Swole Manhood Versus Godly Discipline: Against Therapeutic Dualism

Swole Manhood Versus Godly Discipline: Against Therapeutic Dualism February 24, 2020

Last week I observed on Twitter that men today are undisciplined in various ways. Here’s what I wrote:

Men today are often soft, weak, passive, unprotective.

But physical discipline is key for men. Hear Paul: “I batter my body and make it my slave” (1 Cor 9:27). Manhood shaped and powered by the gospel of grace is protective, sharp, watchful.

The man who is willfully soft physically is often soft spiritually.

Some folks on social media seemed to take this tweet as indicating that Christianity would have men strive to be “swole,” as the kids say. This was curious to me. First, it wasn’t what I said. Second, some commenters apparently think of “softness” as exclusively muscular in nature. In similar terms, they seem to construe “physical discipline” as equivalent to steroidal feats of strength in a sweaty gym, veins popping from a unitard-wearing Hulk Hogan wannabe bellowing misapplied Bible verses during his closing “big gainz” set.

What a telling take. Apparently Christian men today have only two options: either we pursue spiritual things alone or we end up a living GIF. While avoiding the real temptation to exalt and idolize the body (a serious sin!), I think there’s a third option: we see “physical discipline” as a part of holistic self-control of the Pauline kind. Physical discipline, after all, does not neatly equate to weight-lifting. Physical discipline in the context of 1 Corinthians 9:27 is broader than this: it refers to bodily self-control by the power of Christ in us. It certainly does not reduce neatly to gym activities; neither, however, does it signal disconnection from bodily mastery. Paul’s reference to body-battering—literally “I give my body a black eye” in the Greek—means not giving in to the flesh in various ways through the Spirit’s agency. Those who fail in this respect may have big muscles or they may not, but they are nonetheless “soft” in a spiritual and correspondingly physical sense (and need to read 1 Tim. 4:8).

As a man, the apostle Paul lived a life of self-discipline. Through God’s grace, he pursued the Lord closely in spiritual terms. His dedication to Christ manifested itself in a very demanding ministry schedule, one that involved tremendous physical suffering for the sake of the gospel (see 2 Corinthians 10:24-29). In his missionary journeys, Paul withstood abuse, hunger, near-drowning, beating, sleeplessness, and much more. He went through far more physical pain, hardship, suffering, and travail than most of us can imagine, let alone survive. Paul could only endure such trials by being ruthlessly disciplined. This is why he used a military term, ὑπωπιάζω, to describe his physical mastery: “I batter my body and make it my slave” (1 Cor. 9:27). He would not, in other words, be “disqualified” by an uncontrolled life. Indwelt by the Spirit, Paul simply refused to let the body and its natural appetites for sex, food, slothfulness, ease, and so on rule him. Though no superhuman man, Paul vowed that such common appetites would not master him. (“Weak” in verse 22, by the way, is spiritual weakness, not physical—think “weaker brother.”)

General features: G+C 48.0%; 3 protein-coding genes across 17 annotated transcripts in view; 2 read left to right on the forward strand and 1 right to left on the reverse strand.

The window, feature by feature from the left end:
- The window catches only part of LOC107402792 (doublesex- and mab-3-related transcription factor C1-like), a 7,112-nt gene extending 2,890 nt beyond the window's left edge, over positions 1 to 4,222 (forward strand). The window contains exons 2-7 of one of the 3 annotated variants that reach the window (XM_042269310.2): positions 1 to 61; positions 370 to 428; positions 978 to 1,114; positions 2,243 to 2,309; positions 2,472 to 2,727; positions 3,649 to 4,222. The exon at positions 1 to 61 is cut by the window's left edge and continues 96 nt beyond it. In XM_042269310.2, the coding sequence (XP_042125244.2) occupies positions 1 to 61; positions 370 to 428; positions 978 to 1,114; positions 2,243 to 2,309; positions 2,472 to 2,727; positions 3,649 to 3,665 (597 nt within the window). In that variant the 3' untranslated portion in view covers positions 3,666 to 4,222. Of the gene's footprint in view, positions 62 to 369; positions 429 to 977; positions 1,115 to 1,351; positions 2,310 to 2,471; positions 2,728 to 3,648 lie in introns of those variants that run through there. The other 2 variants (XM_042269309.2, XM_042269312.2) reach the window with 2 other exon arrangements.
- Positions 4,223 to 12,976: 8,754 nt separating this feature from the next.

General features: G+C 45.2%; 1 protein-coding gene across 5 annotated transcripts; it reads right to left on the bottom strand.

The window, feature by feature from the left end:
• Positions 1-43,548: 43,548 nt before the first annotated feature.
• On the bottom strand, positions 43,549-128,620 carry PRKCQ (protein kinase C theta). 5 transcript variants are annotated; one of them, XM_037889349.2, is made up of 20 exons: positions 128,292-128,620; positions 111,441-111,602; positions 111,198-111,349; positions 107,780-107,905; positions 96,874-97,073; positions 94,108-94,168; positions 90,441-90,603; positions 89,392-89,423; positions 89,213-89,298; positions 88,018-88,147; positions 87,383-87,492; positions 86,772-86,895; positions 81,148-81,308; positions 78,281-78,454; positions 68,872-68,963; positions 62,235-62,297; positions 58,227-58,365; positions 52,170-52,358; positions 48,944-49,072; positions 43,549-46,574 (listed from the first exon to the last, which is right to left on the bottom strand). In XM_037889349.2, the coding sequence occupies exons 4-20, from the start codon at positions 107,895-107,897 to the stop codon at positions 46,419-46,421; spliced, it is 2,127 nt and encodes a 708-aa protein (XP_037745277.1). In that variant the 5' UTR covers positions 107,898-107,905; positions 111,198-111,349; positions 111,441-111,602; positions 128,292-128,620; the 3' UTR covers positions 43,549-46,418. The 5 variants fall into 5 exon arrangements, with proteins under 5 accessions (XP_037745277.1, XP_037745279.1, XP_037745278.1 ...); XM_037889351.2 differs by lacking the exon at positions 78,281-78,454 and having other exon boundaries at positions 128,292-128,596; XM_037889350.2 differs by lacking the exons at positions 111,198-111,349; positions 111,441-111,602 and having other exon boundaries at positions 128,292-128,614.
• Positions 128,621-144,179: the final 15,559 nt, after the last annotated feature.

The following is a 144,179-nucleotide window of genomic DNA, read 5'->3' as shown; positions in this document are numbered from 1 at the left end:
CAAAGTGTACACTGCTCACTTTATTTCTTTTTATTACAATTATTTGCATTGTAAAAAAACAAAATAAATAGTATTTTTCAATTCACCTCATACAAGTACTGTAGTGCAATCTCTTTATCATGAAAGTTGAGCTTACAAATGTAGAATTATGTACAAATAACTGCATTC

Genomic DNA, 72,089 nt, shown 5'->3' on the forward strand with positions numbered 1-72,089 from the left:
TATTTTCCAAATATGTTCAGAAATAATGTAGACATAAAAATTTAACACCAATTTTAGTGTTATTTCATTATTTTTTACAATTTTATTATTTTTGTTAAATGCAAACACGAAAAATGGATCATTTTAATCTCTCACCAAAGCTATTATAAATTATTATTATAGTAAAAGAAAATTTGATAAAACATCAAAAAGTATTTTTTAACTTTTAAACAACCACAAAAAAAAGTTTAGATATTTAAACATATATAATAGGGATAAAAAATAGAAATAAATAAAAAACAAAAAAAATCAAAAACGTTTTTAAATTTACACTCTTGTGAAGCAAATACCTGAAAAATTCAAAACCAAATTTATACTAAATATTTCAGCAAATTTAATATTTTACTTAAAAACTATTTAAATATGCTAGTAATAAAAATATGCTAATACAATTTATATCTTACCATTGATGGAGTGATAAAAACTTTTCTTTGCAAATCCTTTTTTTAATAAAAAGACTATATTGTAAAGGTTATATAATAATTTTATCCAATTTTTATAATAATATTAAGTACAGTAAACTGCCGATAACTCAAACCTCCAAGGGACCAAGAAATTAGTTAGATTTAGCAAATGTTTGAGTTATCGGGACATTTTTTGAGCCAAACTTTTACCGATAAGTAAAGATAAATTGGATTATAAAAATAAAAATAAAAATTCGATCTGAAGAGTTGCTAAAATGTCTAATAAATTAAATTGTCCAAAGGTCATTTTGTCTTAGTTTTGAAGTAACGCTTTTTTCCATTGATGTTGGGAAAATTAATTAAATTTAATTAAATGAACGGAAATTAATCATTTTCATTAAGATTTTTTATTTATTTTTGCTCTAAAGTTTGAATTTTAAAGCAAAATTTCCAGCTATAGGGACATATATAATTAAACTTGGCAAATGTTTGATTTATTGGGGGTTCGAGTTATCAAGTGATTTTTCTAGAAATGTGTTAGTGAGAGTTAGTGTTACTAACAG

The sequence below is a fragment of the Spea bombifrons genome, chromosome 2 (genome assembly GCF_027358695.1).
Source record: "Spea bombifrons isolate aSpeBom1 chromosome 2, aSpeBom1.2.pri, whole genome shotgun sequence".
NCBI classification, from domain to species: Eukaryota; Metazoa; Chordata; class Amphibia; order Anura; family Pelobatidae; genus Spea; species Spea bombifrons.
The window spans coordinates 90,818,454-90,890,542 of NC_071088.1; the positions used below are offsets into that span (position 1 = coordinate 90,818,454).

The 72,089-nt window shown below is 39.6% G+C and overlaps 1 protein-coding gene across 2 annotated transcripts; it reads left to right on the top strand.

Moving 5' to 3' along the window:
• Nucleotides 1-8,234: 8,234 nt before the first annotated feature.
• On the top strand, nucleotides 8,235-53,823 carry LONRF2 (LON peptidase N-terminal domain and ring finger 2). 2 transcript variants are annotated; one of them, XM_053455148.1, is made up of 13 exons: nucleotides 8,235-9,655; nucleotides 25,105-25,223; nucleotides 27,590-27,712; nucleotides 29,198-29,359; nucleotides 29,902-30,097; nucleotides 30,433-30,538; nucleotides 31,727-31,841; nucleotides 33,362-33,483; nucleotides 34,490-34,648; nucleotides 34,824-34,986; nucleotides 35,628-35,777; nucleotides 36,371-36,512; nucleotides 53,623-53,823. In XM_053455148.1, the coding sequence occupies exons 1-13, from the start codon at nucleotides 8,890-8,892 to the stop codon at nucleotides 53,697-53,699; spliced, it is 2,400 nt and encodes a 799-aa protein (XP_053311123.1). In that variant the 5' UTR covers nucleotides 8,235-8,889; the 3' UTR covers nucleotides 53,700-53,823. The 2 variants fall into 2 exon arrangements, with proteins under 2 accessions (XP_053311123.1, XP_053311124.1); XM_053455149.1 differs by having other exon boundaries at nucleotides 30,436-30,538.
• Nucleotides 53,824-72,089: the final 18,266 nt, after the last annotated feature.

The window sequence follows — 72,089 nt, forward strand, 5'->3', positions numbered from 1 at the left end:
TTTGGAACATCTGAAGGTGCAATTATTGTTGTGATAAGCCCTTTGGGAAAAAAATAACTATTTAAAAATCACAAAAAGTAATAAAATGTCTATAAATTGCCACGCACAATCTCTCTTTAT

This is an explosive example. When we are saved, we are able to take spiritual dominion of our life. Once shooting off in every direction, we are now able by the Spirit’s power to pursue the Lord in a focused way through daily Bible intake and prayer. As God works in us, we find once-unruly bodily appetites coming under the dominion of Christ’s kingly rule. This is not a phenomenon unique to the body and bodily instincts, please note; all our life will experiences the gracious transformation wrought by regeneration. We won’t be soft—easily attackable by sin and Satan—in any area. We won’t spend money in the same way; we won’t work the same way; we won’t view the church the same way. The saved person is a transformed person, sanctified over years and years of Christian commitment.

Yet today physical discipline is sometimes disconnected from spiritual discipline. It’s not hard to see why. Many Americans are not in a wartime environment or a Great Depression in 2020; many of us live in a cozy, comfortable context. We are surrounded by creature comforts. Grown men can play hours and hours of video games and watch sporting events for huge blocks of time. In various ways, we can live in a kind of perpetual adolescence, never quite making the jump to adulthood and personal responsibility and self-control. We can grow fat, lazy, and weak in different senses and no one will challenge us. It is important to note that this is a willful weakness, a weakness that is as much a choice as is willful strength.